Florida provided 15 general officers to the Confederate cause during the Civil War. some were, or had been, professional soldiers. Most were not. Several were born in Florida, other came to Florida from the states to the north, one even from Ireland. Roughly half had at least some prior military experience. The remainder would have to learn their trade “on the job.” All of these officers served in active campaigns during the course of the war. Many were wounded and one was killed.
Florida’s generals fought in all theaters of the war, from Virginia to Arkansas, Kentuky to Florida. One was the fifth highest ranking general in the Confederate Army, and one received his general’s commission only days prior to Lee’s surrender at Appomattox. They were a typical American mixture of professional and citizen soldiers and they fought hard for Florida.
General Edmond Kirby Smith: Florida born and bred, he graduated from West Point, fought in Mexico and served with the 2nd Cavalry in Texas against the Indians. He was at First Manassas and in Tennessee and Kentucky. He commanded the Trans-Mississippi Department after the fall of Vicksburg. Larger than western Europe, the Trans-Mississippi Department, because of its isolation from the rest of the Confederacy, and reflecting his strong personal direction, became known as “Kirby Smithdom.”
Major General William H. Chase: A West Point trained engineer who had a long career, primarily civilian, on river improvement projects and railroads, William H. Chase was commissioned a colonel, later major general, of Florida State Troops. He was in command at Pensacola briefly at the start of the war. His advanced age and his generally poor health, precluded active campaigns outside the state.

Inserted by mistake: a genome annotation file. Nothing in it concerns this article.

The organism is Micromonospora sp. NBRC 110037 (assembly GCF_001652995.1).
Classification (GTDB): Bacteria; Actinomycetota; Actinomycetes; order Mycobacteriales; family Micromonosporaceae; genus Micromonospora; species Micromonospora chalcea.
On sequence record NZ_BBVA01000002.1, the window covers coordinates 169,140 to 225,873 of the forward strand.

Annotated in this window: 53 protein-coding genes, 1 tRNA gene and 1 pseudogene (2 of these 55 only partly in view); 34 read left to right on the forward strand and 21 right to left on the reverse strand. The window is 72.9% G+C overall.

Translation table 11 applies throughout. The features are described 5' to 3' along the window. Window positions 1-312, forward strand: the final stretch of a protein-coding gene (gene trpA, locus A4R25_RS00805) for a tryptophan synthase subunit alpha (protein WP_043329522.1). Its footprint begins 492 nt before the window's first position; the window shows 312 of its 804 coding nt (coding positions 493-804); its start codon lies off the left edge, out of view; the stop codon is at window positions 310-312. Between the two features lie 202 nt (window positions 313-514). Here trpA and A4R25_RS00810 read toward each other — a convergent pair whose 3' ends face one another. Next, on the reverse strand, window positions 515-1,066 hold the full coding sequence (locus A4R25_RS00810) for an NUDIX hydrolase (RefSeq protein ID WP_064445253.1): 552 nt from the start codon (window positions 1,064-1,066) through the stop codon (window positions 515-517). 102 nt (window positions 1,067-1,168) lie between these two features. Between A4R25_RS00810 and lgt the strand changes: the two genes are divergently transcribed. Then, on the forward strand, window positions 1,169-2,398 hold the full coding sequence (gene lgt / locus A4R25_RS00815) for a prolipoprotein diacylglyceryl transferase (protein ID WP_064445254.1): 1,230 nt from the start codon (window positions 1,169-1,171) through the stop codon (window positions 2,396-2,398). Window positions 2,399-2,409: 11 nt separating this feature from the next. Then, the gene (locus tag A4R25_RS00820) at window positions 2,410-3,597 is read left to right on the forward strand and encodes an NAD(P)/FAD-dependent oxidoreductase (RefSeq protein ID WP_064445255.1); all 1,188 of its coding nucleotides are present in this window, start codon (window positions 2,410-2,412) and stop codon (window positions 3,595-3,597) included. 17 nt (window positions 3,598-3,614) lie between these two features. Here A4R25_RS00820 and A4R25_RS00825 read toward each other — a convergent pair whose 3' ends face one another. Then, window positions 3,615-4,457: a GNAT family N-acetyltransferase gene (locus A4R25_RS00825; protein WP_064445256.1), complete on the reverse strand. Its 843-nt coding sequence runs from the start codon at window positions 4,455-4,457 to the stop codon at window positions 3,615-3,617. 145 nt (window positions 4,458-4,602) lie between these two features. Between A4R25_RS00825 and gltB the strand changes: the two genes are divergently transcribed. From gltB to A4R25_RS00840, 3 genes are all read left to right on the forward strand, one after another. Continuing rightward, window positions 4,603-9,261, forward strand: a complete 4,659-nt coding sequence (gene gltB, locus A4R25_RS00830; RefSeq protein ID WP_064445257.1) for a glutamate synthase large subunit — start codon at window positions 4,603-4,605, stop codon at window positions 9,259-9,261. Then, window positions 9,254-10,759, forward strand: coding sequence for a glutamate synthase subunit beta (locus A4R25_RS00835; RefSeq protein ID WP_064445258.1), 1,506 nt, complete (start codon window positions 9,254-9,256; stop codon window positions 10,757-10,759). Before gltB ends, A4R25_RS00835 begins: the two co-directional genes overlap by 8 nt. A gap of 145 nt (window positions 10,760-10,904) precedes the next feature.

Major General William W. Loring: One of the most famous and colorful of Florida’s soldiers, he served in the Second Seminole War, Mexico, and on the frontier prior to the Civil War. He commanded troops in Virginia and in all the great battles of the middle Tennessee and north Georgia campaigns. After the war he became a general, or pasha, in the army of the Egyptian Khedive.
Major General Martin L. Smith: Another West Point trained engineer, Smith served in Mexico before pursuing a civilian career in Florida. He was with the Confederate Corps of Engineers in many locations including Vicksburg, Mobile and Savannah. At Vicksburg, having been largely responsible for the design of the defenses, he commanded a division in its defense.
Major General James Patton Anderson: He led a regiment of Mississippi volunteers in the Mexican War. He later rose from company commander of Florida troops to become regimental commander of the 1st Florida. He later became brigade and divisional commander in the Army of the Tennessee. He fought in all the great battles, from Shiloh to the Atlanta Campaign, and was seriously wounded at Jonesboro in Georgia.
Brigadier General James McQueen McIntosh: He was a Florida man and a graduate of West Point. McIntosh was one of those professional soldiers who offered their services to the Confederacy. Rising to the rank of brigadier, he was killed leading his brigade at the Battle of Pea Ridge in Arkansas.
Brigadier General Joseph Finegan: Born in Ireland, he was a prominent citizen of Florida when the war started. He was in command of all troops in east Florida from 1861 to 1864; his soldiers defeated a federal invasion force at the Battle of Olustee, near Lake City. He then took his Florida troops north and became the Florida Brigade commander in Lee’s Army, beginning at the Battle of Cold Harbor.